I decided to break up the last post into child sized bites.
Continuing with my reflections of what it was like to be children.
What if playground rules applied to work situations:
1. Listen to and obey the supervisors.
That is a classic playground rule. Unfortunately, in the real world sometimes our supervisors are more like playground bullies or socially inept smart kid. Our bosses are not the kind playground lady or our protective parents. It is hard to take someone seriously that leaves work for two hours to reapply a broken “Lee Press On” nail. Or report to someone who never seems to get things done but is a really great guy.
2. Use the playground equipment safely, following all rules.
I wish that I could affix a sign that read this…. "Don't walk away from a paper jam" on the office copier. It is completely frustrating to go to the copier in a good mood only to realize that some butthole has left the copier with a jam or an error message and has not bothered to notify the program head or contact the service department.
It is like some stupid childhood game where you put the broken toy back in the bin, fart just before you leaving a room or scatter when something gets broken.
3. No chasing, kicking, fighting, play fighting, pushing, shoving, wrestling, spitting
Ahhh. We can’t do any of these things so we do other stuff like.. 1. linking people’s paperclips together, 2. leaving food to rot in the refrigerator, taking office supplies, 3.damaging the copier, 4. putting colored paper in the printer, 5. withholding mail or faxes, 6. unplugging coffee makers, printers, and fax machines, 7.hoarding napkins, 8.yelling “Hello or Good Morning” halfway down the hall to people you don’t like or don’t like you just to unnerve them and 9. publicly or loudly harassing people for going out to lunch and not inviting you.
4. No profanity, name-calling, or teasing
I find this to be difficult from time to time. I can say “Oh Pooh Bear, ”"Dagnabit" or “Mother of God” so many times before I just want to play some gangster rap on the Internet radio station.
Doesn’t everyone in an office have a nickname? “Queen of the Damned” was really funny for awhile. “The Minions”, “The Yes Mayamer”, “The Figurehead” “The Secretary who doesn’t want to be called a secretary”, simply “Unhappy”, “The Counselor.” "The King of Cover up"." The “On her/his Way Out” guy/gal is the person that we avoid.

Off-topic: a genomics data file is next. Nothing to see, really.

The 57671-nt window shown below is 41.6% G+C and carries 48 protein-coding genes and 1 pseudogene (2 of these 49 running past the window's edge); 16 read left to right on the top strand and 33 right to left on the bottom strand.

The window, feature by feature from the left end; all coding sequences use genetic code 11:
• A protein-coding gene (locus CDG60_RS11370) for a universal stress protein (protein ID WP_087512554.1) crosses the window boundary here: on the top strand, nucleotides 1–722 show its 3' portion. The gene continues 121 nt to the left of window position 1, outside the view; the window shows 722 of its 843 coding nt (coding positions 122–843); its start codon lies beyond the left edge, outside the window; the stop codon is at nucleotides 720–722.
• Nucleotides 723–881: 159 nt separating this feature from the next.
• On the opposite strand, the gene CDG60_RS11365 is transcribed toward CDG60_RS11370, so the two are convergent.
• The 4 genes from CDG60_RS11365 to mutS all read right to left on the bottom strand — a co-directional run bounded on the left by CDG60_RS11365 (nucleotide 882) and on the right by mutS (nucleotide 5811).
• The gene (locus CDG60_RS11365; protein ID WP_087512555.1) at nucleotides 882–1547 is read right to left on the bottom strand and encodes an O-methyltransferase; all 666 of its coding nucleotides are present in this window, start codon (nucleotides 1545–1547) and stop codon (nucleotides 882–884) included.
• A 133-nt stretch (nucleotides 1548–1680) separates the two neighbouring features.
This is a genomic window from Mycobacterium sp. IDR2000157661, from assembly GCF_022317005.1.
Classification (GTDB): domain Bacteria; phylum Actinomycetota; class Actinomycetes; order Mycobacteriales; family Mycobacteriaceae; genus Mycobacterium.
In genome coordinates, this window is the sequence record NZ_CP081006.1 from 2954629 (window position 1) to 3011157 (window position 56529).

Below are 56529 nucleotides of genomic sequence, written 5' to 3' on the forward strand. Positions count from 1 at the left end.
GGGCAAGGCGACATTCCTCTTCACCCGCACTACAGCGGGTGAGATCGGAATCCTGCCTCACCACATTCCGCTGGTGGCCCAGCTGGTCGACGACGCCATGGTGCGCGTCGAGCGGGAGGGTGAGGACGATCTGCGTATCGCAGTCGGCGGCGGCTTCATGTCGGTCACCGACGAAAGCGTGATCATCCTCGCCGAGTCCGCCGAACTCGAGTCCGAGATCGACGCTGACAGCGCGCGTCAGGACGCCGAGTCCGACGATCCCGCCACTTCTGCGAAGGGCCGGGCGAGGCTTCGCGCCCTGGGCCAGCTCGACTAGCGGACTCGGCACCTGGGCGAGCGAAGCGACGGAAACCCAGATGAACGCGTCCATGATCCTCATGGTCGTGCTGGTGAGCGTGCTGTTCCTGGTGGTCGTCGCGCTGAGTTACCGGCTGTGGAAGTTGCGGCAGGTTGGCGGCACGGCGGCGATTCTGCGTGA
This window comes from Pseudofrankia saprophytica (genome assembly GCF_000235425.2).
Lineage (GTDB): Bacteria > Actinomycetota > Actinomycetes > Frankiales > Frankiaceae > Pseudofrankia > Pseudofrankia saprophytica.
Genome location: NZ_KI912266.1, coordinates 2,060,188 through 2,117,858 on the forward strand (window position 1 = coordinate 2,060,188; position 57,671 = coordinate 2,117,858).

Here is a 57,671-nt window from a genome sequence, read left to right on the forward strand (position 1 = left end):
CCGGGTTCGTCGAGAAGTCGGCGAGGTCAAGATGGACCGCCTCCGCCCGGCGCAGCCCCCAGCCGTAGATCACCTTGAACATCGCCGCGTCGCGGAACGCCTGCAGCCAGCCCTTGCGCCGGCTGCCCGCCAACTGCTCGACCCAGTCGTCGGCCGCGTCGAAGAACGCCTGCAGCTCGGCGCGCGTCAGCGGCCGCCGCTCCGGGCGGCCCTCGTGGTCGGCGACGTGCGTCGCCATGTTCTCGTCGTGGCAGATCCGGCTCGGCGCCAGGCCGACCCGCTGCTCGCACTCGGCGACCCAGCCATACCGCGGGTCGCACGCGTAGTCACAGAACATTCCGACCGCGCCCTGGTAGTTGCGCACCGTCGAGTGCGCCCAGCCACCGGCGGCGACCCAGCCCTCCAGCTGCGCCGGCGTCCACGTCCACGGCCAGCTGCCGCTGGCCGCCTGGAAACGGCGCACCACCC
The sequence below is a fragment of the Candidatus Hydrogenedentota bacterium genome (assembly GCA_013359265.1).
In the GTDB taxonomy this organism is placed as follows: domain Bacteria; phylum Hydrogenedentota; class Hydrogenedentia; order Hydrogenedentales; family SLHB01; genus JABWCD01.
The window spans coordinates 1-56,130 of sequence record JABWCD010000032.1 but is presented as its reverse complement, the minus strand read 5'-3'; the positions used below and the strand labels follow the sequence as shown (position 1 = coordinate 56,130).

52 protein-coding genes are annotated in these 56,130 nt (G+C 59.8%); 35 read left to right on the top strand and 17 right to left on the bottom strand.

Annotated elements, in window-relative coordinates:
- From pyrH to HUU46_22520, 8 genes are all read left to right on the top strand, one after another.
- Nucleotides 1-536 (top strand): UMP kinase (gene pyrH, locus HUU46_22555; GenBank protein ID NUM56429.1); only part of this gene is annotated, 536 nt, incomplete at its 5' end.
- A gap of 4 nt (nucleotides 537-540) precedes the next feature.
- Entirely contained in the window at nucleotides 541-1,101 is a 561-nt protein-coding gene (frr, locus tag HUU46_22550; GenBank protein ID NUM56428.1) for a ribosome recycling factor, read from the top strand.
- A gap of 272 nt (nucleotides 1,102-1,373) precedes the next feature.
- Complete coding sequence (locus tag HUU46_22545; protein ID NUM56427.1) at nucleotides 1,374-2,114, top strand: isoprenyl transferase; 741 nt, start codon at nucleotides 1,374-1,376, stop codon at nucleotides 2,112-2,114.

5. No throwing ice, ice balls, snow, snowballs, rocks, stones, or anything that could hurt someone.
Just thinking about this one is making me have giggling fits. Papercuts hurt. So does leaning over, stooping down or lifting the copier or printer to find the dawgone paper jam. Hell, black ink all over my clothes because no one bothered to mention that the printer was out of ink, that really SUCKS.
Keep in mind: Throwing reports at people the day before you need them even though you knew about your meeting with the division head two months ago is like throwing an ice ball at someone's head.
The playground I understood, office spaces - I endure.
6. No visiting or talking to people in cars, on the sidewalks, or any strangers.
This is probably a good rule to remember from the playground. Once I told a friend that she could visit me at work. I guess that I had forgotten to tell her that I was part-time because the day she came to visit me she shouted, “you are never here!” in front of the secretary and my supervisor. I can’t imagine why anyone would think that is an appropriate comment to say aloud with witnesses.
I think this rule should be amended for office environment. It should read, “No visiting or talking to people in cars, on sidewalks, in cubicles on the other side of the suite, hollering down the hallway or to any strangers.”
But then I would have to follow that rule. Cubicles make me too lazy to walk over to someone and have normal conversation. It is so much easier to push myself away from my desk and call out to someone in the break room which I can see from my door. Heck, we have an intranet instant messenger but we still shout over our cubicle walls.
Cubicle visiting is fun. But sometimes it can hurt you when you are noticed too long at a cubicle of the “On the way out guy” when he is on his way out. Come on, we all treat those people as if they have some form of cooties when it is obvious that they are being pushed out of their jobs. They become the creepy guy in the white van watching the kids play.
7. TREAT ALL CHILDREN AND ADULTS KINDLY AND RESPECTFULLY.There are some easily identified forms of harassment that takes place in the office. There is, of course, sexual harassment, age harassment and then there is hostile environment harassment. I am sure that you can think of examples of each. I have an example of hostile environment harassment that no one ever considers. I call it “Greeting” bullying.It is like telling someone that they have a bad case of the Mondays because they did not greet you with the same level of Prozac induced enthusiasm. You remember bullying from the playground.
Once I was labeled the “One who does not speak to her co-workers” girl because my allergies clogged my ears and my throat. The episode reminded me of the whispers I heard about the girl who showed the boys her panties during recess. (I know what you are thinking but it wasn't me.)
Working life differs from children's games in that when you play on the dodge ball team no one can just take a time out because the cute boy walked onto the playground. In the office environment, it is difficult to maintain confidence and respect for someone who on the day before a major report is due leaves the conference room to take chicken soup to her sick (rich) boyfriend and doesn’t return.